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Hospital Survey Indicates Lots Of Room For Improvement

Armen Hareyan's picture
Hospital Survey Reveals Need For Improvement

Recently reported hospital survey data indicates moderately high levels of satisfaction with hospital patient care. However, only 67.4% of hospital patients who responded would definitely recommend their hospital. For most academic institutions and businesses, that would constitute a failing grade.

The survey, as part of the Hospital Consumer Assessment of Health Care Providers and Systems (HCAHPS), was incorporated by the Hospital Quality Alliance (HQA) in a continuing effort to improve the quality of health care delivery. The new data from HCAHPS is an attempt to understand patient experiences in the hospital setting. The survey data came from 2,400 institutions, or 60 percent of U.S. hospitals.

Lead study author Dr. Ashish K. Jha, an assistant professor for health policy at the Harvard School of Public Health, summed up the findings nicely. "These data represent a sea of change for the health care system," Jha said.

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Hospital patients showed the greatest dissatisfaction with their hospital experience as it related to excess noise, with just over half of the patients indicating they always had a quiet room. In recent years, hospitals have moved toward single patient hospital rooms to increase privacy and decrease disturbances of other patients. Sick patients often times need peace and quiet to aid in their recovery.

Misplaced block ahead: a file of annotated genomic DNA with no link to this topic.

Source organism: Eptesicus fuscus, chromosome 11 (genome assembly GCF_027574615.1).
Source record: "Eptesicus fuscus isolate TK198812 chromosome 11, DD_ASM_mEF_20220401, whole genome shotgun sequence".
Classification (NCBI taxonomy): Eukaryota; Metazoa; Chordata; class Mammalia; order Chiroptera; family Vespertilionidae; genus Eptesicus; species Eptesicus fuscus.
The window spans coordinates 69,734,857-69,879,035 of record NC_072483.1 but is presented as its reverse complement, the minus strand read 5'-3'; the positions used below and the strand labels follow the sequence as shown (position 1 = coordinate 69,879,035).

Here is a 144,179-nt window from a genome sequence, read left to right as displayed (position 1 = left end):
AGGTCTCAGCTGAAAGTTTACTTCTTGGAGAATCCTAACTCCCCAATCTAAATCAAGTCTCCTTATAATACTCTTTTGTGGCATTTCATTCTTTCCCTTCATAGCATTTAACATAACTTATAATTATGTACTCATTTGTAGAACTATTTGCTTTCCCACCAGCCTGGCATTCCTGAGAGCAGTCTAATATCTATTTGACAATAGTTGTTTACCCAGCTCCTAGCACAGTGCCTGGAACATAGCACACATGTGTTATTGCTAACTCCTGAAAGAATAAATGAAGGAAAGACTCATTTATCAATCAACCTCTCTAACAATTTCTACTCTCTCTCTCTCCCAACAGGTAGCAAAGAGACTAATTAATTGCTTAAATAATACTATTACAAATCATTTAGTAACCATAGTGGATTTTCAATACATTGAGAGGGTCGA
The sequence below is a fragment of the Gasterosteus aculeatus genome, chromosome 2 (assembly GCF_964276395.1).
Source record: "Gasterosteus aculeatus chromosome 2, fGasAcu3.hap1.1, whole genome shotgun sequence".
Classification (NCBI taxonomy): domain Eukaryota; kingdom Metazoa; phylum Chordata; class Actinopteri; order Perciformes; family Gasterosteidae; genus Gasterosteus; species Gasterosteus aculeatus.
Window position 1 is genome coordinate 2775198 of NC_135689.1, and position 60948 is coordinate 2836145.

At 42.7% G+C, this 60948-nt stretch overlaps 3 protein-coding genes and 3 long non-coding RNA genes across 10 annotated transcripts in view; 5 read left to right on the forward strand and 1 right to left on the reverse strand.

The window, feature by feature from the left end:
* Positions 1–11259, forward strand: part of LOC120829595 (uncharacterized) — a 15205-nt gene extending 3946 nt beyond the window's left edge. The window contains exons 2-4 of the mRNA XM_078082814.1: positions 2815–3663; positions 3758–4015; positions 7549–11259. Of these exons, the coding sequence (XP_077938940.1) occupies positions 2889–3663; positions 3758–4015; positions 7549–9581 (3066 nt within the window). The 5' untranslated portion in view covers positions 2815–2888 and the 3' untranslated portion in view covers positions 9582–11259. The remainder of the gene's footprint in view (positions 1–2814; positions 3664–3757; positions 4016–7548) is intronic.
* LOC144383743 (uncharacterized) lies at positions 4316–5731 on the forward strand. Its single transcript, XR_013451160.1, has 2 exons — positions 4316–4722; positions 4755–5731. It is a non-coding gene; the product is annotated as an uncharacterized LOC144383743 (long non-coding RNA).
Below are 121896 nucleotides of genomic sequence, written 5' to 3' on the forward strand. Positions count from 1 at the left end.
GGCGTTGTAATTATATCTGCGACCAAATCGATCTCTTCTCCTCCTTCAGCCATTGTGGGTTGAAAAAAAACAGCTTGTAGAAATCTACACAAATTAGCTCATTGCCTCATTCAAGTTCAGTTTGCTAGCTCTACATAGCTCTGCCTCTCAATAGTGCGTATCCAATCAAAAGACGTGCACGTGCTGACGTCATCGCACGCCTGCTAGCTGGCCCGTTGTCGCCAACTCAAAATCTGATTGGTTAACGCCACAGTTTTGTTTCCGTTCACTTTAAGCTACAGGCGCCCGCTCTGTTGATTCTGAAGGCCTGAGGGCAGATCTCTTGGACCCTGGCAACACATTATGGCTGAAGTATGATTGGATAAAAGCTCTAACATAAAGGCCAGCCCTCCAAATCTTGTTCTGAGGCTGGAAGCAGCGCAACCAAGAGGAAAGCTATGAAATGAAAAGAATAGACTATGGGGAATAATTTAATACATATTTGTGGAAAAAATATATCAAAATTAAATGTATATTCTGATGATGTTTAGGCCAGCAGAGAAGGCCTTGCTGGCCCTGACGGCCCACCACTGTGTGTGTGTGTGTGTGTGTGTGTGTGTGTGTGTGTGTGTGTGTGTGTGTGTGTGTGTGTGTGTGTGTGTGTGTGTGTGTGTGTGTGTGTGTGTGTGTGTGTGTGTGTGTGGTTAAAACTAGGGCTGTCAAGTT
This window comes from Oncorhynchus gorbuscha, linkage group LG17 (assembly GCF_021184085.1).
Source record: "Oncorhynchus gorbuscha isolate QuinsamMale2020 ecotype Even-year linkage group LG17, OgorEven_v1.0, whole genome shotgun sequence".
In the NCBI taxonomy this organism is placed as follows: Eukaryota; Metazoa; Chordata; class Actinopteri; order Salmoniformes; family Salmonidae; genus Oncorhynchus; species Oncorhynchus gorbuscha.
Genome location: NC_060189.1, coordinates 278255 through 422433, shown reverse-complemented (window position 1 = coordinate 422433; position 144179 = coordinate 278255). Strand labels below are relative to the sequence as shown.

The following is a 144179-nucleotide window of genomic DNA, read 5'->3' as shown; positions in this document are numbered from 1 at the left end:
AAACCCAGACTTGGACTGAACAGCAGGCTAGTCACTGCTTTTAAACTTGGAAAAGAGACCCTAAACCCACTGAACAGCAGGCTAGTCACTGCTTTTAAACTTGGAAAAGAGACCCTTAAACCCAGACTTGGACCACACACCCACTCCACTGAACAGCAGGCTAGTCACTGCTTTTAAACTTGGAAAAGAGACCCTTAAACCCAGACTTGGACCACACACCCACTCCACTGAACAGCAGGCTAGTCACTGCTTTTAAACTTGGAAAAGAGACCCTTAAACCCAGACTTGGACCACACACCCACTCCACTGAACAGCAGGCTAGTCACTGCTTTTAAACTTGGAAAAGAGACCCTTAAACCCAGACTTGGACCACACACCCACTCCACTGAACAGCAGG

The study findings on hospital care, reported in the October 30, 2008 New England Journal of Medicine, addressed four questions. How do U.S. hospitals perform on measurements of patient's experiences, and is performance with respect to one element of a patient's experience related to performance with respect to another experience? Do patients who receive care in hospitals with three key characteristics (for-profit status, higher nursing staffing, and nonteaching status) report better experiences than patients in hospitals without these characteristics? Is a hospital's ability to provide patient-centered care related to its performance on measures of clinical quality? How variable is the performance of hospitals across regions?

The survey findings suggest hospitals with more nurses to care for patients had more satisfied patients, and hospitals that performed well on the survey generally provided a higher quality of care across all measures of clinical quality. Regional difference in patient experience were also apparent, with the New York City area lagging behind.

Jha hopes transparency of patient satisfaction will internally drive hospital systems to improve the experiences of the hospitalized patient. "Hopefully, this will motivate them to choose higher quality providers," Jha said. "Through that, I hope hospitals will begin to improve."